Meeting between then Defense Minister Kitazawa and UN Secretary-General

Then-Defense Minister Kitazawa extending his welcome to UN Secretary-General Ban
Then-Defense Minister Kitazawa extending his welcome to UN Secretary-General Ban

On August 9, United Nations Secretary-General Ban Ki-moon, who was on a visit to Japan, met with then Defense Minister Kitazawa.

Prior to that, Secretary-General Ban had met with then Prime Minister Kan and requested for the dispatch of SDF engineering units to South Sudan. During this meeting with Defense Minister Kitazawa, he called again for the dispatch of SDF personnel as part of the United Nations’ peacekeeping operations in South Sudan, which had separated and became independent from Sudan in July. He also extended his condolences and sympathy to Japan in the wake of the Great East Japan Earthquake, and commended the SDF on the precise execution of its activities. At the same time, he thanked the SDF for its efforts in the United Nations Stabilization Mission in Haiti (MINUSTAH), and in strengthening cooperation between PKO participating countries, and sought continued cooperation and contributions from the SDF.

Then-Defense Minister Kitazawa holding talks with UN Secretary-General Ban
Then-Defense Minister Kitazawa holding talks with UN Secretary-General Ban

With respect to the SDF’s continued participation in MINUSTAH, then Defense Minister Kitazawa responded that the term of the implementation plan ends in January next year, and continued participation would require further discussion with the United Nations. With regard to peacekeeping operations in South Sudan, he stated that there was, first and foremost, interest in the dispatch of key personnel to the headquarters. However, on the dispatch of engineering units, while he understood the deep concern from the international community and the significance of providing support, he sought the Secretary-General’s understanding that there were many other issues involved, including the SDF’s response to the earthquake disaster in Japan.

Vice-Ministerial level meeting between the Japanese and Chinese defense ministries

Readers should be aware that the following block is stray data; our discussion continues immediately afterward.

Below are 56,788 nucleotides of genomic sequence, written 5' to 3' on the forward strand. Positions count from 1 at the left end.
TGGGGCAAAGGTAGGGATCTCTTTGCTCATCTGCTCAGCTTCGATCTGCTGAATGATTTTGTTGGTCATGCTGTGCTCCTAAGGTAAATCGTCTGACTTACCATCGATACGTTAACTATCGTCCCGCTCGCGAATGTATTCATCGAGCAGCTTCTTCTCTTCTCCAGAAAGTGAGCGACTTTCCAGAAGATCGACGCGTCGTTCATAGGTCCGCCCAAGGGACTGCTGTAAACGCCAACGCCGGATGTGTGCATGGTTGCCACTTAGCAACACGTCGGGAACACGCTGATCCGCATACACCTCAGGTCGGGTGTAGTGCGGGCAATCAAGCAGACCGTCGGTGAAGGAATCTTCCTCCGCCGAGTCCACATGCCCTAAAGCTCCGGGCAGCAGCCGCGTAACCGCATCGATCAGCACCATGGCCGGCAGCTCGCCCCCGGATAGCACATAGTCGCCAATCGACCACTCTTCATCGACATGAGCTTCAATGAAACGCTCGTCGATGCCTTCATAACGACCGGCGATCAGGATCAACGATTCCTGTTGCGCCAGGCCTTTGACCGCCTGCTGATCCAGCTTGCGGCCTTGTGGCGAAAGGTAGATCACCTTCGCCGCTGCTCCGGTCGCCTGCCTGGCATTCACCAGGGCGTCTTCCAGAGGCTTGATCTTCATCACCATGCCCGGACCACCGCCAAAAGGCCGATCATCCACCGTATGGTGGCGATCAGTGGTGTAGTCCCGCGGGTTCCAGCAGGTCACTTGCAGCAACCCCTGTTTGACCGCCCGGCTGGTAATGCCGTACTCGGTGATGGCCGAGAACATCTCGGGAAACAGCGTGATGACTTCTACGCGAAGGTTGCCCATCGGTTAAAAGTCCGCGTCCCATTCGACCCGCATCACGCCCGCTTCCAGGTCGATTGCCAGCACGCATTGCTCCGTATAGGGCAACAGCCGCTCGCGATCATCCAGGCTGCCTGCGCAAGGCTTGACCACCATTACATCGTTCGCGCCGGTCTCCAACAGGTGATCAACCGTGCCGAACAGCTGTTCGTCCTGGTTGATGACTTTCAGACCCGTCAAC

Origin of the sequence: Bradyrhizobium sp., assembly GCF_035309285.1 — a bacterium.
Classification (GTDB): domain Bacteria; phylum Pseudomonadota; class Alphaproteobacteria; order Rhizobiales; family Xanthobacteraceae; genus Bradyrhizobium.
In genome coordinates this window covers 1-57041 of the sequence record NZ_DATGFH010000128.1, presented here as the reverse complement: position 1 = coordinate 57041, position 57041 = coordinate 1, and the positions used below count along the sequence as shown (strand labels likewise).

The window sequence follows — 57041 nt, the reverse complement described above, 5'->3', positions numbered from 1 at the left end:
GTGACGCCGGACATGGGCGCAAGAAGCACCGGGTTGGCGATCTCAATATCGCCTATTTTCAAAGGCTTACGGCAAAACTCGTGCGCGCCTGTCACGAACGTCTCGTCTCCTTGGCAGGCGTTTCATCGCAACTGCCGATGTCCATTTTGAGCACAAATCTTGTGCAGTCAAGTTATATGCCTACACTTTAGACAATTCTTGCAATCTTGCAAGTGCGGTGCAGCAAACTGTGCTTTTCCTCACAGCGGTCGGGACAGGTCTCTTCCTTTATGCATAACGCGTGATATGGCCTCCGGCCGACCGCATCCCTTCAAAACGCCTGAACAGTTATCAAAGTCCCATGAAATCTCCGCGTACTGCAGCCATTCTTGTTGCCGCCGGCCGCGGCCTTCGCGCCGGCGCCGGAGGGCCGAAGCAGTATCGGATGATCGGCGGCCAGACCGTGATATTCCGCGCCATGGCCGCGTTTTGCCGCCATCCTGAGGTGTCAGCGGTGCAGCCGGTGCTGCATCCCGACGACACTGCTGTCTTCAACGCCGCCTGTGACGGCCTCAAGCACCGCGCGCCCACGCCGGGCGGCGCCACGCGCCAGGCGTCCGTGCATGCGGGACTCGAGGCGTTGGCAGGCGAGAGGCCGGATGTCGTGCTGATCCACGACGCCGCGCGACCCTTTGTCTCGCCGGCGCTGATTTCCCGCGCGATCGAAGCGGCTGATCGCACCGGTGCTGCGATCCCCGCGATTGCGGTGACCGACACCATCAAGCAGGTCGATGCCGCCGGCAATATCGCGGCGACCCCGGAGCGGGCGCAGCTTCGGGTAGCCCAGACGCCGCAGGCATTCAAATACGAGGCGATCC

On July 26, the 9th Japan-China Defense Vice-Ministerial Meeting was held at the Ministry of Defense.

Although the meeting had been scheduled for March this year, it had been put off as a result of the Great East Japan Earthquake, and was thus convened this time for the first time in three years and four months.

The meeting was attended by Administrative Vice-Minister Nakae, then Director General of the Bureau of Defense Policy Takamizawa, then Director General of the Bureau of Operational Policy Sakurai, and then Deputy Chief of Staff of the Joint Staff Kawano. The Chinese delegation included Deputy Chief of the General Staff of the People’s Liberation Army of China, Ma Xiaotian, as well as Chinese military attaché to Japan, Xu Jingming. In his opening remarks, Vice-Minister Nakae expressed his gratitude for China’s support in the aftermath of the Great East Japan Earthquake.

With regard to overall Sino-Japanese relations, Japan and China share close relations in various areas including politics, economy, and culture, and have a responsibility to contribute constructively to stability, peace, and development not only in the Asia-Pacific region, but also in the world. In view of this, during the meeting, the two countries concurred on the need to further develop bilateral relations in order to enhance the shared interests of the countries based on the Mutually Beneficial Relationship based on Common Strategic Interests.

Furthermore, with respect to defense exchanges between Japan and China, the two countries also agreed to materialize a visit by Japan’s Defense Minister to China as soon as possible, with the aim of advancing defense exchange at all levels in a healthy and stable manner through calm and frank dialogues between the two defense ministries. They also welcomed the continued implementation of field officer-level exchanges.

In addition, they concurred on conducting the 3rd working-level talk as soon as possible toward the establishment of a maritime communication mechanism between the two defense ministries, in order to prevent and avoid contingent events and the recurrence of proximate flight incidents.

Denuclearization on the Korean Peninsula is an important issue for Northeast Asia, and both sides concurred on the need to bring about denuclearization through six-party talks. They also agreed on the importance of bilateral cooperation in frameworks such as the ASEAN Regional Forum (ARF) and the ASEAN Defense Ministers’ Meeting (ADMM) Plus.

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